Captain Arthur David Linklater (1870-1951)



There gloom the dark broad seas.

On August 1st 1916 I joined Sir Dhunjibhoy, being then 37 and was at the time a covenanted servant or the Calcutta Port Commissioners with seven years service completed towards my pension. I was on six months leave from the Commissioners and joined Sir Dhunjibhoy with their sanction on trial for six months with my seniority in the Commissioners running the same as when on active service with them. As my six months leave from the Commissioners drew towards its close I had to decide whether I was returning to them or was going to resign from their service. I was quite happy in being with Sir Dhunjibhoy and he was quite happy at having me with him, and as we had been together now for over five months and business was running on colossal lines and I was the only European Sir Dhunjibhoy had with him Sir Dhunjibhoy had no wish for me to leave.

I had made the move from Calcutta to Bombay for one reason only, which was the probability of bettering my future. At this time both the Deputy Conservator (Capt. Lovell) and the acting Vice Chairman (Mr Hilliary) wrote me that I should return to my assured pensionable position, and should not be swayed by the pleasant, and at that time the slightly more profitable position I was then enjoying with Sir Dhunjibhoy. I told Sir Dhunjibhoy of this, and asked what he thought about it, and his answer was “Captain if you stay with me you will be independent in ten years.” This seemed to me to be too good to be true [it was!] so I wrote to Sir Duncan Carmichael, who besides being No. 2 in the Calcutta Office of the Company was also a Port Commissioner, and who I had on several occasions met at the Deputy Conservators house at Calcutta, and who had also been with me to the Sandheads in my ship. Sir Duncan knew Sir Dhunjibhoy very well, and told me he knew “Dhunjibhoy to be a man of his word, and I would stand on it.”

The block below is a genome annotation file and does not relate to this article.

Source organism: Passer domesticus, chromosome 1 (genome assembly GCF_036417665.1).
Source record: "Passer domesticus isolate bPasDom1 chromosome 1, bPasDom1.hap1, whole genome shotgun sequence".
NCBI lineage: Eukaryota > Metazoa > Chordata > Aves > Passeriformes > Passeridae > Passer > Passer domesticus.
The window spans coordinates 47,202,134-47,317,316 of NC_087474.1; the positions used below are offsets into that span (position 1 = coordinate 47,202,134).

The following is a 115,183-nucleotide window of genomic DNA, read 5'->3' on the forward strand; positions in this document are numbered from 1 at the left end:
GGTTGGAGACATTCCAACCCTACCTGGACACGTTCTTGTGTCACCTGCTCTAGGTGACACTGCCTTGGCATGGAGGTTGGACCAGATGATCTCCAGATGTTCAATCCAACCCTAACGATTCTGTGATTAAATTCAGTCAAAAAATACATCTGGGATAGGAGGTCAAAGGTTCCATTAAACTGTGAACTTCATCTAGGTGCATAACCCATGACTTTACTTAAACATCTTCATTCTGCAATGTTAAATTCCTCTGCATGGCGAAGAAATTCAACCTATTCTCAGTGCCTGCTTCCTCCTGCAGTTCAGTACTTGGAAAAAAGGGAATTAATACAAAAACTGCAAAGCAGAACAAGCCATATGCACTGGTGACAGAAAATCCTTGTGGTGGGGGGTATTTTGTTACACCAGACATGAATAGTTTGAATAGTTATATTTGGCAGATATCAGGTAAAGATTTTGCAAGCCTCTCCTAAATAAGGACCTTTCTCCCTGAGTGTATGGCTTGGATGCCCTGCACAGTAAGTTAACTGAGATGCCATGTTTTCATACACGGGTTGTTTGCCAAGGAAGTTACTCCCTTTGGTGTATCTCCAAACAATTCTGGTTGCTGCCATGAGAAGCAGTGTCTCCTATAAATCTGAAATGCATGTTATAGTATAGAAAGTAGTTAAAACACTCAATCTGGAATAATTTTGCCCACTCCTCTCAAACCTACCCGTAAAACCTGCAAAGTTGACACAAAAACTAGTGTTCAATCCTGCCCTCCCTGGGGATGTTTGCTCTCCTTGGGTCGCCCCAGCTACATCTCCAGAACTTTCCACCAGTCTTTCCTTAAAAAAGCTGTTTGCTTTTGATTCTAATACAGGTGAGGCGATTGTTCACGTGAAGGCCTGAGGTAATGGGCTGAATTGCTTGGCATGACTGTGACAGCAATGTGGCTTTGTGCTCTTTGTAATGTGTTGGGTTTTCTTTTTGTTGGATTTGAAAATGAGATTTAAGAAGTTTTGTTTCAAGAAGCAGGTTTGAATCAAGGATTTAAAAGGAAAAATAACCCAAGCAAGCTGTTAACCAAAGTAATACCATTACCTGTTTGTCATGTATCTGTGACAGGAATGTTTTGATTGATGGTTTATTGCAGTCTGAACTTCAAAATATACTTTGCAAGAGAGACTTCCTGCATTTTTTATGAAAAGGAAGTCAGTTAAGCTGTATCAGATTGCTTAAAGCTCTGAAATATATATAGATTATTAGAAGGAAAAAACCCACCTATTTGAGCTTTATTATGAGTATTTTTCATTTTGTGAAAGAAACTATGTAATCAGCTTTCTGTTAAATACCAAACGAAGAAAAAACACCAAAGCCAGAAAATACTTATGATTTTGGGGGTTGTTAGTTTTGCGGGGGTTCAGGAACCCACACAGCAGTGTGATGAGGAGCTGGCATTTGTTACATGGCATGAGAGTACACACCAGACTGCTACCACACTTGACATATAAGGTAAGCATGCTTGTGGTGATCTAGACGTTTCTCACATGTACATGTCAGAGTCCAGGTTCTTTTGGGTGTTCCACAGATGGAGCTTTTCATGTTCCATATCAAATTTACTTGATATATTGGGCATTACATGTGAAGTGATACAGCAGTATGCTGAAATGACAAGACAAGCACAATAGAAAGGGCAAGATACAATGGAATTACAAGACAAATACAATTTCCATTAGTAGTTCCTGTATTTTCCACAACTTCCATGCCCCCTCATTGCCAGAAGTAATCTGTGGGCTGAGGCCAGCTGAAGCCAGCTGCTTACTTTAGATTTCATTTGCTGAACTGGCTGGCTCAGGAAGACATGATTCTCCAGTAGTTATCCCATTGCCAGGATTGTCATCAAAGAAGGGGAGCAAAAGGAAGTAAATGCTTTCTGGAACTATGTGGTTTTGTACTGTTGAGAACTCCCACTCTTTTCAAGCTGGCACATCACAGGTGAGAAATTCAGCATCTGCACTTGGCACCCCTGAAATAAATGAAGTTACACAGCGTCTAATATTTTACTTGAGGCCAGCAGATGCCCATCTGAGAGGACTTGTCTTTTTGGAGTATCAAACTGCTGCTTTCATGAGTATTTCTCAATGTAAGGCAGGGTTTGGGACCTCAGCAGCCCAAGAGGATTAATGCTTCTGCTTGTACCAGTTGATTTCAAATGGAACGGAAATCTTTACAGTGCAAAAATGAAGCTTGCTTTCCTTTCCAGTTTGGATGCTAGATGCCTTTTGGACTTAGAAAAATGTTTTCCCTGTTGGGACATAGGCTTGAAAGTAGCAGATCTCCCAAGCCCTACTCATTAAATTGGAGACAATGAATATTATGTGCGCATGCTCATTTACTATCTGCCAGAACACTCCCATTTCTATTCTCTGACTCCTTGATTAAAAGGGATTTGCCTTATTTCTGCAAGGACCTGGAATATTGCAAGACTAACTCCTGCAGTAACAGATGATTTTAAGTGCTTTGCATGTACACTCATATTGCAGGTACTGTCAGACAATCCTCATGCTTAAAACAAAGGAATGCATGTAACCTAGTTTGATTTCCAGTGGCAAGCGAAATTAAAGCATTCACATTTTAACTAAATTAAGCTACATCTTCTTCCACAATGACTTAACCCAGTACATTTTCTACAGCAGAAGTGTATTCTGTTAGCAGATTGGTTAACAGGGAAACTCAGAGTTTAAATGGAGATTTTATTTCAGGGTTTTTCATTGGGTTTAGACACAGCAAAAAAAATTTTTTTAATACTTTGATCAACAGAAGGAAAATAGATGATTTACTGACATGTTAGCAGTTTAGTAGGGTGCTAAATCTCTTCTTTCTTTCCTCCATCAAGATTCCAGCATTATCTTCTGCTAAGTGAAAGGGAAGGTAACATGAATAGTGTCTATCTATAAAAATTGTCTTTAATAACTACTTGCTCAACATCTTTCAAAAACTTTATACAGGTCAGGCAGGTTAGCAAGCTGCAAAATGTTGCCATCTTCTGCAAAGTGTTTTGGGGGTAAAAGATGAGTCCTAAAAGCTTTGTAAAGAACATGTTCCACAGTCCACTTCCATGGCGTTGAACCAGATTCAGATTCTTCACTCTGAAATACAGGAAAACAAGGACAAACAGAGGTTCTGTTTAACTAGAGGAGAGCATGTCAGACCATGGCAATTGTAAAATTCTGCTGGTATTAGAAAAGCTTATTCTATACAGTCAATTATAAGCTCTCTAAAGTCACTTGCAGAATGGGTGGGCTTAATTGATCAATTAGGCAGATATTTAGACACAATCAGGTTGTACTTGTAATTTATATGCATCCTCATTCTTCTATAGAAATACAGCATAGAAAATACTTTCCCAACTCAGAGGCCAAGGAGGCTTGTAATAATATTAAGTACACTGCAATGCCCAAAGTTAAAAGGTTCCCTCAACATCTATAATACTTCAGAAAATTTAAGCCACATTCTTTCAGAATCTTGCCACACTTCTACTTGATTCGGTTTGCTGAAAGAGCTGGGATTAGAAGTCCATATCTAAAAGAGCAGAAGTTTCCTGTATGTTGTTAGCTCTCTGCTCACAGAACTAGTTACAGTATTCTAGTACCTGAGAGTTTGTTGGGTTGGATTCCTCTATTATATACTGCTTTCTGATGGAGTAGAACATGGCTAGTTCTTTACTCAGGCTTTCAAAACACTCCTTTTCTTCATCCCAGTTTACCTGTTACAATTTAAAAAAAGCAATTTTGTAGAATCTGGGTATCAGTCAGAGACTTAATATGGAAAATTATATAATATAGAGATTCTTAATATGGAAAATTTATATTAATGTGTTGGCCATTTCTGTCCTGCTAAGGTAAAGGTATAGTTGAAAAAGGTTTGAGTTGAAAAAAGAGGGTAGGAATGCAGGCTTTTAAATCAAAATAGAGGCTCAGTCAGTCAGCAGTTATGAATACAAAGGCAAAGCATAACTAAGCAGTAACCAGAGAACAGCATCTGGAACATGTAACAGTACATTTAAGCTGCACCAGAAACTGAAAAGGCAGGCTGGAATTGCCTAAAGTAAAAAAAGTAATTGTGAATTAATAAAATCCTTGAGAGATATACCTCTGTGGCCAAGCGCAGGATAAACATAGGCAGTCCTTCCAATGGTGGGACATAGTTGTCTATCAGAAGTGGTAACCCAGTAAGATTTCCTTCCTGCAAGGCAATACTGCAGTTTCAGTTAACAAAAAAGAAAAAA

That cleared the natural uncertainty I felt, and I forthwith resigned from the Calcutta Port Commissioners, and made the greatest mistake in my life by believing and acting on a verbal statement, which had nothing to support it in writing, and which depended only and solely on faith on the Principal, and the ordinary conceptions of trust and right and wrong. It may be that, when that definite promise was made to keep me from returning to the Commissioners, and which was vital and all important to me, that Sir Dhunjibhoy had no intention ever to carry it out. In these circumstances, if such a thing can be contemplated, then no crueller bluff can be imagined, and this hardly seems possible; for it seemed that I was on very friendly terms with Dhunjibhoy, and it seemed he liked to have me with him as much as circumstances would allow, and in these days we had lunch and tea together almost daily, and on several occasions he would tell me I need have no anxiety for the future and all I had to do was my duty and trust him, and at this time the first time Dhunjibhoy saw Nelson which was at the Merryweather dry dock Dhunjibhoy asked who his Godfather was, and being told no one was his Godfather at once said “then I will be his Godfather”, and there is little doubt that Dhunjibhoy forgot all about this very soon afterwards, but this goes to confirm that at this time it was reasonable for me to believe that Dhunjibhoy was likely to stand by his word with regard to my future, and frequent mention was made then and long afterwards of “the business Will”, and when speaking of protecting my future on another occasion Dhunjibhoy said he was going to insure my life, but this last proposition I never took seriously.